After the war Moses returned to his occupation as a farmer and soon was married. Something that wasn't that common especially in the southern states was the fact that Moses and most of his brothers did not get married until they were over 25 years old and Moses was 31 before he got married, even his sister was 24 before she got married. On May 7, 1789 in Amelia County, Virginia Moses married Elizabeth Butler, daughter of William Butler and Rhoda Ann Thomas of Dinwiddie County, Virginia. They became the parents of eight children.
These eight children were: Sally Butler Woosley 1790 - before 1844; Rhoda Walters Woosley 1792 - before 1838; Moses Martin Woosley 1793-1815; Holman H. Woosley 1796-1856; Samuel S. Woosley 1800-1875 (my ancestor); Elizabeth F. Woosley 1803 - before 1843; Nancy Warfield Woosley 1805-1876 and James Thomas Woosley 1807 - before 1880.
By 1790 or so Moses and his family had moved over into Halifax County, Virginia and he and his wife and five of their eight children continue to live there until their deaths. My direct line Samuel S. Woosley and two of his siblings, Rhoda Walters Woosley Perkins and James Thomas Woosley and their families moved to Christian County, Kentucky and settled near the Sinking Fork Community in the early 1830’s.
Moses became a plantation owner with around 564 acres of land and also up to 20 slave’s at one time or another in Halifax County, Virginia. I know some of his land he received as bounty land for his service during the Revolutionary War. From an old record my Dad, Frank Beard, found many years ago we read the following: “The following is from a copy of the original financial records of Moses Woosley, but does not say where it came from. A Record of Advancements made by Moses Woosley to his children in his lifetime. To William Keeling & Sally his wife formerly Woosley = 1 carryall $45.00 June 14 - cash for receipt $100.00 total $145.00. To John Perkins & wife his Rhody formerly Woosley = May 11, 1828 - cash for receipt $100.00 January 8, 1835, cash $30.00 & house $35.00; January 8, 1835, 1 negro woman, Judith & 2 children Lee & Harold $600.00; total $765.00. To Holeman Woosley = January 3, 1835 - 2 negroes, Morgan & John $750.00, January 8, 1835 - $100.00 cash; total $850.00. To Samuel S. Woosley = January 3, 1835 - 2 negroes, Joshua & Isaac for $535.00; also on January 8, 1835 - $47.00 in cash; on October 21, 1835 - $200.00 cash; total $782.00. To James T. Woosley = September 18, 1829 - cash $97.00, January 3, 1835 - one negro man named Isham $600.00; January 8, 1835 - $33.00 cash; total #730.00. To Johnson M. Hancock & Elizabeth his wife formerly Woosley = January 3, 1835 - one negro woman named Keziah $475.00; December 1, 1837 - cash $50.00; December 9, 1838 - cash $50.00; total $575.00. To David Tribble & Nancy his wife formerly Woosley = January 3, 1835 - 2 negroes Fanny & Hiram $600.00; January 8, 1835 - cash $70.00; total $670.00. Martin Woosley has (cannot read rest).”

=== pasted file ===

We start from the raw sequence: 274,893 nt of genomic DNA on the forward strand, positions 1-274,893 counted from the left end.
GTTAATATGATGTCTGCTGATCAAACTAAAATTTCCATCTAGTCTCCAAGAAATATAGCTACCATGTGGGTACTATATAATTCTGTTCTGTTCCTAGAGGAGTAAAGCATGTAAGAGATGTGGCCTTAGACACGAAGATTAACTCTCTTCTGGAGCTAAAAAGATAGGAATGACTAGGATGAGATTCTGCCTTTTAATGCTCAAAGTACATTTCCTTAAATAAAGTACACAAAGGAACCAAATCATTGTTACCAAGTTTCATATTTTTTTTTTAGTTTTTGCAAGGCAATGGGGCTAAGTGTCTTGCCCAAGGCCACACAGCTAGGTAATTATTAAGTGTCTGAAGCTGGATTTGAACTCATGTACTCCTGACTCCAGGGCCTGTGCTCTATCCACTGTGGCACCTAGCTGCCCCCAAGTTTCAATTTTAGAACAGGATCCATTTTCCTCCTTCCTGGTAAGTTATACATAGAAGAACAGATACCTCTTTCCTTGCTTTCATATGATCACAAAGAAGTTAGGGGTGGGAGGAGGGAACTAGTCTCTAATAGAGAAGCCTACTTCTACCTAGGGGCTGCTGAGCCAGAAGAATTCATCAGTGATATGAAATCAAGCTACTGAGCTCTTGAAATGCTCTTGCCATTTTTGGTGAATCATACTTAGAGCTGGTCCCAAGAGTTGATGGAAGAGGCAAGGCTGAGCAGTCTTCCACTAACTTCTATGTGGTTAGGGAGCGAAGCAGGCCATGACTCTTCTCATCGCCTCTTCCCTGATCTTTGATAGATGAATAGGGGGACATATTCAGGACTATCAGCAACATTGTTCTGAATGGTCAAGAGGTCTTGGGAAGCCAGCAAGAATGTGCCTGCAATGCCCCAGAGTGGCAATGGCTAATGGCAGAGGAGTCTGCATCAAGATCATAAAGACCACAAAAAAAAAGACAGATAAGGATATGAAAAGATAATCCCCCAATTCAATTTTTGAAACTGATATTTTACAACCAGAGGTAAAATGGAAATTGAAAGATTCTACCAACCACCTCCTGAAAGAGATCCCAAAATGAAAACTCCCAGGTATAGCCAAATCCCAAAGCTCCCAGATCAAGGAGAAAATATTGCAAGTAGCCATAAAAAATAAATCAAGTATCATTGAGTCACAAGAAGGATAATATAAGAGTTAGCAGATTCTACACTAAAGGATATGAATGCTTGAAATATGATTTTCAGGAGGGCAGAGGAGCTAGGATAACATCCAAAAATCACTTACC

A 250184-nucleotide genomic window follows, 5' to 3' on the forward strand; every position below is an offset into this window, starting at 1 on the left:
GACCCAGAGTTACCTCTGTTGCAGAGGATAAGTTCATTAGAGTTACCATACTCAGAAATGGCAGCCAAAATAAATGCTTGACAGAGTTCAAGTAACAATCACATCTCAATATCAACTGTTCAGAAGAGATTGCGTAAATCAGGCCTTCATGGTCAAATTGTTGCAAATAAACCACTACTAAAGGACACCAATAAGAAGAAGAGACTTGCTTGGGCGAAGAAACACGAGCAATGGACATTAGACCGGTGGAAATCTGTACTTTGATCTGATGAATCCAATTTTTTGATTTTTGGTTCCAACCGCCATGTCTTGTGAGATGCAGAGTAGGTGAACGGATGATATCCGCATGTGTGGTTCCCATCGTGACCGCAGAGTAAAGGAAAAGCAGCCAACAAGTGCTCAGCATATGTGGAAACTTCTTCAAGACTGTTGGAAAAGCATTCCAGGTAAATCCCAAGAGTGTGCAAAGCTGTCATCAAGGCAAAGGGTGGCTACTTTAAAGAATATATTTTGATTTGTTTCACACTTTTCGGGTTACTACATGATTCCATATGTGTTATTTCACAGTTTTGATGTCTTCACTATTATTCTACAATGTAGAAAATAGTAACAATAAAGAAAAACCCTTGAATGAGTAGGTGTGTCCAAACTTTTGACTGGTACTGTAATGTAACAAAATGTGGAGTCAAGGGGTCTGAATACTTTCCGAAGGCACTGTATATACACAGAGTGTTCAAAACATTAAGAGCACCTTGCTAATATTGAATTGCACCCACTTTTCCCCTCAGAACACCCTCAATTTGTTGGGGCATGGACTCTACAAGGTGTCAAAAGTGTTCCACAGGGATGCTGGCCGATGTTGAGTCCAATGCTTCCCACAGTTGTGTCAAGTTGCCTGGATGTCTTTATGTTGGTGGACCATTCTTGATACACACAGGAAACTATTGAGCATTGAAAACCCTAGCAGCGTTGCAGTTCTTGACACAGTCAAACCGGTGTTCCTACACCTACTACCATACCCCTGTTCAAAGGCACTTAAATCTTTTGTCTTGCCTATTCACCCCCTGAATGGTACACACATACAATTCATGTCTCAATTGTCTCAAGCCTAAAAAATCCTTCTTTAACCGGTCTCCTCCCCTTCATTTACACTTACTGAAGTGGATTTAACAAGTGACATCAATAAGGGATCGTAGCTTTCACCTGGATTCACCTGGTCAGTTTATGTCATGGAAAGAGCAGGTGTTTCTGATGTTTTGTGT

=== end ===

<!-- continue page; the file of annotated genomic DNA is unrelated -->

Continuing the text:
I have found Moses on the 1820, 1830 and 1840 census records in Halifax County, Virginia. I don’t know exactly when his wife Elizabeth died, but I do know it was before the 1840 census was taken and that Moses passed away in September of 1843. They are both apparently buried in unmarked graves and I don’t even know the name of the cemetery but I think it could be the Tribble Cemetery where his daughter Nancy and son-in-law David Tribble are buried in Halifax County. The reason I believe this might be true is because in Moses’ will he states the following: “I Moses Woosley leaves and wills all my property to David Tribble, my son-in-law, for the sum total of $1.00. David is to manage the estate and care to the needs of said Moses, and on his death pay any of his outstanding debts.”
The following is a picture of the home of David & Nancy Woosley Tribble and it could be possible that Moses Woosley lived here before he died. The next picture is of the Tribble Cemetery where Moses and his wife Elizabeth could possibly be buried.
I am so proud of my Woosley family who were part of the growing country of America, having come to these shores at least by the 1680’s into the Virginia colonies. I wish so much that I knew exactly where Moses Woosley was buried, because their definitely needs to be something to mark the grave of a soldier that helped win American Independence.